Wednesday 8 April 2015

Meghan On Amelie-March 2015

For those of you reading this from the northern hemisphere, you are now on the opposite side of the world that I am now! We are actually basically in the middle of the globe now since we are a little bit south of the equator in the famous, wild Galapagos Islands!

Being “Inside” Evolution
For those of you who don’t know, it was by visiting the Galapagos that famous geologist Charles Darwin came up with the theory of evolution. The ship he was on, called the Beagle, made a quick 5 week stop in these islands on his way around the world. Before the Beagle, the other ships that came claimed the Galapagos a desolate, wasteland so we are quite lucky that Charles Darwin saw something different because we may still have thought today it was a waste of our time to bother discovering further into these incredible magical islands. 

I have been to places before where they have fascinating animals but that they are really hard to find and the moment you yell, “Found one!,” they dart away into the bush. I was expecting the same here in Galapagos but I was in for a whole different experience. I have never actually had an animal approach me without any hesitation once or ever like I have here. 

First of all, there are the sea lions. Again, I was really expecting to have to look for many days and take a couple of hikes or something to find these guys but one walk into the town in San Cristobal flew that out of my brain. When, we first got to the dinghy dock, I saw some around and on the dock which wasn’t too surprising but still kind of cool. Then we walked up the ramp and we saw some on the rocks next to the sidewalk which was a bit shocking considering how close the sidewalk was to the rocks. But then, as we walked further, we saw some on the benches, walking on the sidewalk, under tables, all over the beaches, in the dried up fountain and even on the outdoor stage! When they would waddle on the sidewalk, we would actually scream a little bit and move out of their way while they were just acting as if it were completely normal and just waddled past us. 

At night, they all come up onto the beaches to sleep. After watching them for a long time on the beaches, I realized that they act very much like humans when they go to sleep. The way they spread themselves out and lay down looked just like me except I’m not brown with 4 flippers. Also, some of them snuggle together to sleep and they even have a designated nursery for the babies who are one and older (until they are adults).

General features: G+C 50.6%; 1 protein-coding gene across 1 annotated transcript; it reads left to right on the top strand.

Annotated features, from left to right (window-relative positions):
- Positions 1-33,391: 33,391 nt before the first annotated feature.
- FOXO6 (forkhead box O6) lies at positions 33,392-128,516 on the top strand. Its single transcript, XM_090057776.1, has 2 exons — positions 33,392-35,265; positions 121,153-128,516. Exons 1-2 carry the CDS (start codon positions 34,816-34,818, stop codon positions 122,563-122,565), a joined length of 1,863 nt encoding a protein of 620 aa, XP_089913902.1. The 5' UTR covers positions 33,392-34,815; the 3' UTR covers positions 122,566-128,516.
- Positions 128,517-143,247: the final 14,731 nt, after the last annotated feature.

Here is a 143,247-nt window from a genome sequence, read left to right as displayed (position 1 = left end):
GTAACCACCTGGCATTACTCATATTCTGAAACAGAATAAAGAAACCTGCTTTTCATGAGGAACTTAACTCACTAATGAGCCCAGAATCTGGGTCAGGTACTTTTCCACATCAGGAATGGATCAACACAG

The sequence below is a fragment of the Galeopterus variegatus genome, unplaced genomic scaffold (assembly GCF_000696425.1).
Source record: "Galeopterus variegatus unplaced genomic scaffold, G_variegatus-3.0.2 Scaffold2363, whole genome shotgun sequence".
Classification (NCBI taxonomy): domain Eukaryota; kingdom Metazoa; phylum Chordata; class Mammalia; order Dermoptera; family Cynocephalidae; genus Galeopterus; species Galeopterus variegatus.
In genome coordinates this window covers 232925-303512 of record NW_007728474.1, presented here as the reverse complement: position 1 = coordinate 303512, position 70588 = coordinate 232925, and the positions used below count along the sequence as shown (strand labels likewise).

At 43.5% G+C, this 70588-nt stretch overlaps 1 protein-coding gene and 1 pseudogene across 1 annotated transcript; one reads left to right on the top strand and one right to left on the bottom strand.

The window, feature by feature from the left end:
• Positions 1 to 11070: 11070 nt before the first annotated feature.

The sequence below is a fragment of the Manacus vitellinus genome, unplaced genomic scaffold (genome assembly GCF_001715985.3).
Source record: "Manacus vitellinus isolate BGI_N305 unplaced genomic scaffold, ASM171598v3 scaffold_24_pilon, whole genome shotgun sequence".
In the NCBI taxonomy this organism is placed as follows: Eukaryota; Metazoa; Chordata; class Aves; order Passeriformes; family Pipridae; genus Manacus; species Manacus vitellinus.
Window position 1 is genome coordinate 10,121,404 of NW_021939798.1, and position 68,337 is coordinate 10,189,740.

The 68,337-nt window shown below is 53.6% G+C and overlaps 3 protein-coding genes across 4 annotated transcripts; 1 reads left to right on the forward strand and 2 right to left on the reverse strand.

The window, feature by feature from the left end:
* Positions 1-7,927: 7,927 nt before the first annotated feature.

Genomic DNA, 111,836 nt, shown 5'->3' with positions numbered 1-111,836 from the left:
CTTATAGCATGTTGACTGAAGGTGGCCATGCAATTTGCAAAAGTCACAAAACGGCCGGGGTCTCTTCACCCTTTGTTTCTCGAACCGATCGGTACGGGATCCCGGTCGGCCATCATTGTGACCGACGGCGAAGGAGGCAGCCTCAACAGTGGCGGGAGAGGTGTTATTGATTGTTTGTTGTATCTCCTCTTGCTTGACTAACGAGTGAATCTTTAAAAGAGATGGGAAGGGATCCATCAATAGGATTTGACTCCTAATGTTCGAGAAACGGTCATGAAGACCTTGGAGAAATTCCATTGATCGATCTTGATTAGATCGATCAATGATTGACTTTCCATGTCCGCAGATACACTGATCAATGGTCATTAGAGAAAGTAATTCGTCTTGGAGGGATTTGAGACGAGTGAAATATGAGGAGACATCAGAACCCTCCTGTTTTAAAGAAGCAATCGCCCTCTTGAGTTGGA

They will also sleep on benches, rocks, sidewalks and a flight of stairs that lead down to the water. One night, when there were many sea lions on the stairs, two got into an argument. It was a baby and a male and it actually got so carried away that we heard them barking, barking, barking until all of a sudden…. splash! The male had nudged the baby all the way off the edge into the water! Then, the baby started barking for his mom to come help him but she was at the top of the stairs so she had to roll down all the sea lions (who were not very happy about that) to get to the bottom to help her baby up. It was just so fascinating to watch them trouble shoot because it was so human.

They are also super smart. When we were swimming with one, it would splash a little bit because it knew that splashing was a form of playing. Also, when we were at a beach, we saw one body surfing on it’s belly by pulling its fins back! 

Sea lions are just one of the thousands of creatures in Galapagos. We haven’t seen them all but I think my favourite have to be the giant land tortoises. They may be slow but the way they have evolved is mind blowing. Each type of land tortoise on each island has evolved differently. I think though the most amazing thing about them is that they can last a year without any food or water at all! 

As well as being giant (adults can be about 5-5 1/2 feet long), the tortoises also have a very long lifespan. They can live up to 150 years old! At the tortoise sanctuary on Isabela island, we saw some miniature, newborn babies and it was amazing to think that we would all be long dead before they are! They are going to have to hire new employees at the sanctuary before the babies are adults! What I can’t seem to figure out though is how their shells grow with them (because they do). 

We were actually lucky enough at the tortoise sanctuary on San Cristobal island to see two fight! It was really interesting (and slow as you can imagine!) because at first, the angry one pulled it’s neck up high and hissed at the other one making the victim hide his head in his shell. Then, once the victim took his head out again, the angry one tucked his own head in and shoved the other one away far enough until he was satisfied! What I found quite funny is that the victim just pretty much went along with it and went completely back to normal after the fight. 

My second favourites would have to be the marine iguanas. They look pretty much like regular iguanas but they can swim comfortably down to 20 ft for 10 minutes to get their food until they have to go back up on the rocks to get warm again since they are cold blooded. The swimming part is actually the simple part of the process to get their food. They first jump off their high rocks into the breaking waves (which would either seriously injure or kill us humans if we did that) and then once they have their food, they have to swim past the sea lions who like to tease them playfully which ends up slowing them down. Shockingly, when the marine iguanas were first swept here from South and Central America, they were actually land iguanas but over time, they have evolved to swim! They don’t actually use their feet when they swim, they just tuck them to the side and move only their tail. When they eat though, they swallow too much salt so they snort it out after which is pretty cool to see (I can’t imagine it’s very cool to feel on your skin though). The land iguanas were pretty funky themselves since they were all yellow and red!